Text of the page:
Using a Complex Adaptive Systems Perspective to Illuminate the Concept of Evaluation Capacity Building in a Network
This report was based on work supported by the National Science Foundation under Grant No. 1228868
American Journal of Evaluation
While evaluation capacity building (ECB) may hold promise for fostering evaluation, little is known about how it is operationalized within a network. This article presents initial findings from a National Science Foundation–funded research project (Complex Adaptive Systems as a Model for Network Evaluations) that used concepts from complex adaptive systems theory to develop case studies of ECB within the Nanoscale Informal Science Education Network. The project used a multiple case study approach to explore ECB within four Network workgroups. Cross-case themes documented characteristics of the system and ECB within it. Evaluation capacity was evident in several ways, including people's comfort with evaluation, evaluation-related skills, evaluation processes used, and the value placed on evaluation. Ultimately, the study identified several complex adaptive system features that fostered Network ECB: massive entanglement and neighbor interactions, information flow/feedback loops, stability and flexibility/adaptability, redundancy and diversity of evaluative skills and knowledge, and both centralized and distributed control.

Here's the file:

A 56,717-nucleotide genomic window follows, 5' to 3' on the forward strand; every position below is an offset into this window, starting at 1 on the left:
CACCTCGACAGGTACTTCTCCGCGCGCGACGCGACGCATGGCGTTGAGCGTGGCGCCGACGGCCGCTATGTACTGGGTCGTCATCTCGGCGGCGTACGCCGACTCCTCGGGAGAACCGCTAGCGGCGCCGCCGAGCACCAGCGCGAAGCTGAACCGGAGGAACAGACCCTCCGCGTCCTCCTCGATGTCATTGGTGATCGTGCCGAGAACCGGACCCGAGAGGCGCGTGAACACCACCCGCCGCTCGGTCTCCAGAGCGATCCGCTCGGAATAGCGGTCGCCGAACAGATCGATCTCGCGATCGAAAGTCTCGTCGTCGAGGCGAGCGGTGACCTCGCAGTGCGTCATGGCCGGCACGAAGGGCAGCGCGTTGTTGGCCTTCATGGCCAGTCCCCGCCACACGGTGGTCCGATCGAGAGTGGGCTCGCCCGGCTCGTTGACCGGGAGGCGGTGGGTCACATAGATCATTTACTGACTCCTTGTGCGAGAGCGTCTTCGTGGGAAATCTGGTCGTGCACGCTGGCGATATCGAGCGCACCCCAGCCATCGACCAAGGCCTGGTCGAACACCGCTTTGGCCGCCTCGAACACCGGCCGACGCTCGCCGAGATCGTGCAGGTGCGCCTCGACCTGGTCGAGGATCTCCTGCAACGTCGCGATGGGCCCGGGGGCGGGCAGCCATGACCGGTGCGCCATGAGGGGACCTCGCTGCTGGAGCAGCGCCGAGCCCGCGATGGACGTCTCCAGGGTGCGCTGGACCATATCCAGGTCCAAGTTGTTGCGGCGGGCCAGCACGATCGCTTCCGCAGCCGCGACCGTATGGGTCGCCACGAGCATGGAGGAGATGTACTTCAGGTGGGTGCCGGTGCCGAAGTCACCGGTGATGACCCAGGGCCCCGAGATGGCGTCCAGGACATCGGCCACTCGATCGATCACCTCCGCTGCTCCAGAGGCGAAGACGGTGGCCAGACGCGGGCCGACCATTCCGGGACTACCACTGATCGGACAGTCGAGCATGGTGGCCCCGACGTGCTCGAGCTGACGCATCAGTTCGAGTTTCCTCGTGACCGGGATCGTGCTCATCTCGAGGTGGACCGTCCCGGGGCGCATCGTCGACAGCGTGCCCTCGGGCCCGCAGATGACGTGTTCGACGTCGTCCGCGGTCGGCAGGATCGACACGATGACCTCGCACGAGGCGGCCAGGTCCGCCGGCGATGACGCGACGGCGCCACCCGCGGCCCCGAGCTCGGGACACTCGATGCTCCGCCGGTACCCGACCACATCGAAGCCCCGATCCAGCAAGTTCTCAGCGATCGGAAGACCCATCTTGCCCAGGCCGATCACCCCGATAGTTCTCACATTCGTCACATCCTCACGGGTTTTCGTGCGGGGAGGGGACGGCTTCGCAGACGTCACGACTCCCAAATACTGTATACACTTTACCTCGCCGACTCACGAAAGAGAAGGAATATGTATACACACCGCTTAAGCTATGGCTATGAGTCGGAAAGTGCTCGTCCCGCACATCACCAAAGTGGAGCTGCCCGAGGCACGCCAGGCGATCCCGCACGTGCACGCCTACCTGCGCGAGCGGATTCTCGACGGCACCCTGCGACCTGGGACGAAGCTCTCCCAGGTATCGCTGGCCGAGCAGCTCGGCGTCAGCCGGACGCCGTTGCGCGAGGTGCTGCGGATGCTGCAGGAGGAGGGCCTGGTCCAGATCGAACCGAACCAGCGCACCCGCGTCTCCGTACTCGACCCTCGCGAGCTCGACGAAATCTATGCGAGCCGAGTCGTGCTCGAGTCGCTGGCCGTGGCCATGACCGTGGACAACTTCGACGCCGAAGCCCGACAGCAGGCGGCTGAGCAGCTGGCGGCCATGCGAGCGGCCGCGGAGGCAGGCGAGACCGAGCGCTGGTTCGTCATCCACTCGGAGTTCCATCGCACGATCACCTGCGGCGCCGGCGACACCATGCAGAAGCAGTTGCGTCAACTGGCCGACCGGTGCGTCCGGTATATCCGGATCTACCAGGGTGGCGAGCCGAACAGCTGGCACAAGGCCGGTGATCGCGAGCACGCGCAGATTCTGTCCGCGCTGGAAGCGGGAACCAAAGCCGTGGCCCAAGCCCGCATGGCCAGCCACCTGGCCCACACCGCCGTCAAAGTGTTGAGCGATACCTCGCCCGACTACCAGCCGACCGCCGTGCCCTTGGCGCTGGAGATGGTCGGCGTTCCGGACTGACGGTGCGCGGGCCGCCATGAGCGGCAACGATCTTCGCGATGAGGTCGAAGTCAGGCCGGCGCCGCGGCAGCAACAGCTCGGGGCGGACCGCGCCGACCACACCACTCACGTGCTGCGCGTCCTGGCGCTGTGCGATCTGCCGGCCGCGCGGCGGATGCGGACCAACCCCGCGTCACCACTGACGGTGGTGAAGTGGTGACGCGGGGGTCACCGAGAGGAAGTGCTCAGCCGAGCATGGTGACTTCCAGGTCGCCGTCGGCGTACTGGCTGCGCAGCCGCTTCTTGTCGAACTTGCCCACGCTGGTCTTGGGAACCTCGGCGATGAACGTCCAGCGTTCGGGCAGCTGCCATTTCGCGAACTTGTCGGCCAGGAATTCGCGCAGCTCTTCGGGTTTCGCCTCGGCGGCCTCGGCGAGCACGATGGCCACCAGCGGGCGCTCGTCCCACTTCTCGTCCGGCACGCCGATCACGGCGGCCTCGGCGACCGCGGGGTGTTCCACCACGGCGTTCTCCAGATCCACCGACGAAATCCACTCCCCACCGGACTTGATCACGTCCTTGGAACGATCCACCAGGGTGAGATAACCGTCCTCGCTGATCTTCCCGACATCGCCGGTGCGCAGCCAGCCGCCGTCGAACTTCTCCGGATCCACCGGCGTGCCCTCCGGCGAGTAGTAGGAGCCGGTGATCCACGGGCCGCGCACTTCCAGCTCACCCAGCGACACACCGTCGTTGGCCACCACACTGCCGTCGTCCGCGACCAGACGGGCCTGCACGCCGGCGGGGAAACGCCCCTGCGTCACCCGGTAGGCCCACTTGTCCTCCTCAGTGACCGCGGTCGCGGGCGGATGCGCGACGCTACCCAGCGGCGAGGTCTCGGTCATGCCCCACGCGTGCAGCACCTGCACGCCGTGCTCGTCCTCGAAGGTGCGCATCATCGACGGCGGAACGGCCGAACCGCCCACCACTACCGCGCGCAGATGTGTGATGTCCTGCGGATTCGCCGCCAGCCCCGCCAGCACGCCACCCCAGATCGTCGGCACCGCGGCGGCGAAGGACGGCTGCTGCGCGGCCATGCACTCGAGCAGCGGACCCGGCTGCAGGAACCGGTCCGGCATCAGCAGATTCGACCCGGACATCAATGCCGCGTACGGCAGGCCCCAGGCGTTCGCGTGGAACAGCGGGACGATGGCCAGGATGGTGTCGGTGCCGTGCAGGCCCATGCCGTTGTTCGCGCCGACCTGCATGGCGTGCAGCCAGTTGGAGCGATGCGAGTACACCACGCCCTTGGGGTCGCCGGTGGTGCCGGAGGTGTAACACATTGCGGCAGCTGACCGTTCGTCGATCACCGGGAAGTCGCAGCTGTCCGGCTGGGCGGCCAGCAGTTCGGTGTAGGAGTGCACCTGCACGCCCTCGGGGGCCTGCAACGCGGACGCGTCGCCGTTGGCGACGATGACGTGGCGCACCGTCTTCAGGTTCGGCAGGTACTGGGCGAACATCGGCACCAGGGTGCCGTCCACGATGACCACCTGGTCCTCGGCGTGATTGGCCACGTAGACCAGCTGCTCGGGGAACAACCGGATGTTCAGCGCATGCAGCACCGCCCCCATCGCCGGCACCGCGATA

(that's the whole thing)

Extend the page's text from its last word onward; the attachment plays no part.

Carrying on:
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Grack Nelson, A., King, J. A., Lawrenz, F., Reich, C., Bequette, M., Pattison, S., ... & Cardiel, C. L. (2019). Using a complex adaptive systems perspective to illuminate the concept of evaluation capacity building in a network. American Journal of Evaluation, 40(2), 214-230.